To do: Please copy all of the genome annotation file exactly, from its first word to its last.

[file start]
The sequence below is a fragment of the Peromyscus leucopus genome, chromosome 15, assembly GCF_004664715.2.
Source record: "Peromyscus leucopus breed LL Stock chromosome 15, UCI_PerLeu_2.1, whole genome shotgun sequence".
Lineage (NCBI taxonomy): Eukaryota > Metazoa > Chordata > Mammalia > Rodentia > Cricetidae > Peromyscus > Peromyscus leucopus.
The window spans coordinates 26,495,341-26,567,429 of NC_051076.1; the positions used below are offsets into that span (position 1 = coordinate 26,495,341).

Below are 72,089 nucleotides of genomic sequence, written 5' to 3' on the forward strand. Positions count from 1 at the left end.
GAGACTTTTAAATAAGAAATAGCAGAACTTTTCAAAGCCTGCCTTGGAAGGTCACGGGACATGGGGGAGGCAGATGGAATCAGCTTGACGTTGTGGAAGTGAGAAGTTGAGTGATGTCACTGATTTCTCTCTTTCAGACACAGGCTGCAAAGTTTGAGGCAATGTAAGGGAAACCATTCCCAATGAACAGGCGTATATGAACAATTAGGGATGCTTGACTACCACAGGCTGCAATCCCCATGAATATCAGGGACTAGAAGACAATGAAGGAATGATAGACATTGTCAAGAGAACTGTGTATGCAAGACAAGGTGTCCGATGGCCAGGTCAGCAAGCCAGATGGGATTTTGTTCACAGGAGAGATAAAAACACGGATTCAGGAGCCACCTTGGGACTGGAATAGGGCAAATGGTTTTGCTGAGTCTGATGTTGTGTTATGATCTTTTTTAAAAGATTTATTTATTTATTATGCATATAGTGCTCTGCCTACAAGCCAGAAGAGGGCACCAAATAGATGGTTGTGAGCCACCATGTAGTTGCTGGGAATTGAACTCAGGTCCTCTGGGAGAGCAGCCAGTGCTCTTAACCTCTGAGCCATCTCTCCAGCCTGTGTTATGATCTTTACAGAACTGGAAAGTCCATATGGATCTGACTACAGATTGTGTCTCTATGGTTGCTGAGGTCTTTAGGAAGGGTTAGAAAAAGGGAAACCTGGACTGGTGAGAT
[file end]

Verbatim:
The sequence below is a fragment of the Peromyscus leucopus genome, chromosome 15, assembly GCF_004664715.2.
Source record: "Peromyscus leucopus breed LL Stock chromosome 15, UCI_PerLeu_2.1, whole genome shotgun sequence".
Lineage (NCBI taxonomy): Eukaryota > Metazoa > Chordata > Mammalia > Rodentia > Cricetidae > Peromyscus > Peromyscus leucopus.
The window spans coordinates 26,495,341-26,567,429 of NC_051076.1; the positions used below are offsets into that span (position 1 = coordinate 26,495,341).

Below are 72,089 nucleotides of genomic sequence, written 5' to 3' on the forward strand. Positions count from 1 at the left end.
GAGACTTTTAAATAAGAAATAGCAGAACTTTTCAAAGCCTGCCTTGGAAGGTCACGGGACATGGGGGAGGCAGATGGAATCAGCTTGACGTTGTGGAAGTGAGAAGTTGAGTGATGTCACTGATTTCTCTCTTTCAGACACAGGCTGCAAAGTTTGAGGCAATGTAAGGGAAACCATTCCCAATGAACAGGCGTATATGAACAATTAGGGATGCTTGACTACCACAGGCTGCAATCCCCATGAATATCAGGGACTAGAAGACAATGAAGGAATGATAGACATTGTCAAGAGAACTGTGTATGCAAGACAAGGTGTCCGATGGCCAGGTCAGCAAGCCAGATGGGATTTTGTTCACAGGAGAGATAAAAACACGGATTCAGGAGCCACCTTGGGACTGGAATAGGGCAAATGGTTTTGCTGAGTCTGATGTTGTGTTATGATCTTTTTTAAAAGATTTATTTATTTATTATGCATATAGTGCTCTGCCTACAAGCCAGAAGAGGGCACCAAATAGATGGTTGTGAGCCACCATGTAGTTGCTGGGAATTGAACTCAGGTCCTCTGGGAGAGCAGCCAGTGCTCTTAACCTCTGAGCCATCTCTCCAGCCTGTGTTATGATCTTTACAGAACTGGAAAGTCCATATGGATCTGACTACAGATTGTGTCTCTATGGTTGCTGAGGTCTTTAGGAAGGGTTAGAAAAAGGGAAACCTGGACTGGTGAGAT